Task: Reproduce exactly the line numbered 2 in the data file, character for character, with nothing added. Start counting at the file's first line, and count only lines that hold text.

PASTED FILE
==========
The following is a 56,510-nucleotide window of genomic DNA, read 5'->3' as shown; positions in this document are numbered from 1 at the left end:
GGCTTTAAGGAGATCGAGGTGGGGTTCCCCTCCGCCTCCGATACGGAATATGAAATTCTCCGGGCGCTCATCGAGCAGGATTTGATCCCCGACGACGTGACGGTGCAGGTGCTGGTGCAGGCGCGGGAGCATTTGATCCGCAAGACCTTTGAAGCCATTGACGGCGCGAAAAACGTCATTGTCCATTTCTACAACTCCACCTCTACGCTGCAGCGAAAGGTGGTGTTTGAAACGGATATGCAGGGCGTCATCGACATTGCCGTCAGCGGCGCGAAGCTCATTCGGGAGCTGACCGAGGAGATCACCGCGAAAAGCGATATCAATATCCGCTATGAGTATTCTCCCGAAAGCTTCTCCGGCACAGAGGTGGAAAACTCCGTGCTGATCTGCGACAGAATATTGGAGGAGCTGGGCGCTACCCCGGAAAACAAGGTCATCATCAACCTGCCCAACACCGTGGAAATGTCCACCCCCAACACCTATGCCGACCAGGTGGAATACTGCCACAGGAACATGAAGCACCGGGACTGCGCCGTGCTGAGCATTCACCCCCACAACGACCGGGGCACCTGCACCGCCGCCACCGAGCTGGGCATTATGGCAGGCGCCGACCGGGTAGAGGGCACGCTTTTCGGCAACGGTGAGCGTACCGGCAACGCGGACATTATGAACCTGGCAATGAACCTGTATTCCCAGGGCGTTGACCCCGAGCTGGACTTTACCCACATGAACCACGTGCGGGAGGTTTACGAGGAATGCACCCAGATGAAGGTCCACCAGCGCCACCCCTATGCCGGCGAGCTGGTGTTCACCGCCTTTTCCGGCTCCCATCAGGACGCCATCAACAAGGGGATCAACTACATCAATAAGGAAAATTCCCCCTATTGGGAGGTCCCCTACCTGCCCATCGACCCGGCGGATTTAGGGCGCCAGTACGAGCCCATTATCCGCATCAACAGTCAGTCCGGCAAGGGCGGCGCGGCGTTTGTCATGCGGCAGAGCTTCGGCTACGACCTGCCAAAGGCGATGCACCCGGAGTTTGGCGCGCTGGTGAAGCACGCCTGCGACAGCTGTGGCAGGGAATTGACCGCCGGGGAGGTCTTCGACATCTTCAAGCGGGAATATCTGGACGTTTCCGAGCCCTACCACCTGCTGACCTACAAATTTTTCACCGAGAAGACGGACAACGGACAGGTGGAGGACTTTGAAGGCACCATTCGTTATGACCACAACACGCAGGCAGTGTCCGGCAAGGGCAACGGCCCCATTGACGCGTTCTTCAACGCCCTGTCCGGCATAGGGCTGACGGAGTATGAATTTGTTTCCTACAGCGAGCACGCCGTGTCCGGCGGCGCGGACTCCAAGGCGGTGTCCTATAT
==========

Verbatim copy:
GGCTTTAAGGAGATCGAGGTGGGGTTCCCCTCCGCCTCCGATACGGAATATGAAATTCTCCGGGCGCTCATCGAGCAGGATTTGATCCCCGACGACGTGACGGTGCAGGTGCTGGTGCAGGCGCGGGAGCATTTGATCCGCAAGACCTTTGAAGCCATTGACGGCGCGAAAAACGTCATTGTCCATTTCTACAACTCCACCTCTACGCTGCAGCGAAAGGTGGTGTTTGAAACGGATATGCAGGGCGTCATCGACATTGCCGTCAGCGGCGCGAAGCTCATTCGGGAGCTGACCGAGGAGATCACCGCGAAAAGCGATATCAATATCCGCTATGAGTATTCTCCCGAAAGCTTCTCCGGCACAGAGGTGGAAAACTCCGTGCTGATCTGCGACAGAATATTGGAGGAGCTGGGCGCTACCCCGGAAAACAAGGTCATCATCAACCTGCCCAACACCGTGGAAATGTCCACCCCCAACACCTATGCCGACCAGGTGGAATACTGCCACAGGAACATGAAGCACCGGGACTGCGCCGTGCTGAGCATTCACCCCCACAACGACCGGGGCACCTGCACCGCCGCCACCGAGCTGGGCATTATGGCAGGCGCCGACCGGGTAGAGGGCACGCTTTTCGGCAACGGTGAGCGTACCGGCAACGCGGACATTATGAACCTGGCAATGAACCTGTATTCCCAGGGCGTTGACCCCGAGCTGGACTTTACCCACATGAACCACGTGCGGGAGGTTTACGAGGAATGCACCCAGATGAAGGTCCACCAGCGCCACCCCTATGCCGGCGAGCTGGTGTTCACCGCCTTTTCCGGCTCCCATCAGGACGCCATCAACAAGGGGATCAACTACATCAATAAGGAAAATTCCCCCTATTGGGAGGTCCCCTACCTGCCCATCGACCCGGCGGATTTAGGGCGCCAGTACGAGCCCATTATCCGCATCAACAGTCAGTCCGGCAAGGGCGGCGCGGCGTTTGTCATGCGGCAGAGCTTCGGCTACGACCTGCCAAAGGCGATGCACCCGGAGTTTGGCGCGCTGGTGAAGCACGCCTGCGACAGCTGTGGCAGGGAATTGACCGCCGGGGAGGTCTTCGACATCTTCAAGCGGGAATATCTGGACGTTTCCGAGCCCTACCACCTGCTGACCTACAAATTTTTCACCGAGAAGACGGACAACGGACAGGTGGAGGACTTTGAAGGCACCATTCGTTATGACCACAACACGCAGGCAGTGTCCGGCAAGGGCAACGGCCCCATTGACGCGTTCTTCAACGCCCTGTCCGGCATAGGGCTGACGGAGTATGAATTTGTTTCCTACAGCGAGCACGCCGTGTCCGGCGGCGCGGACTCCAAGGCGGTGTCCTATAT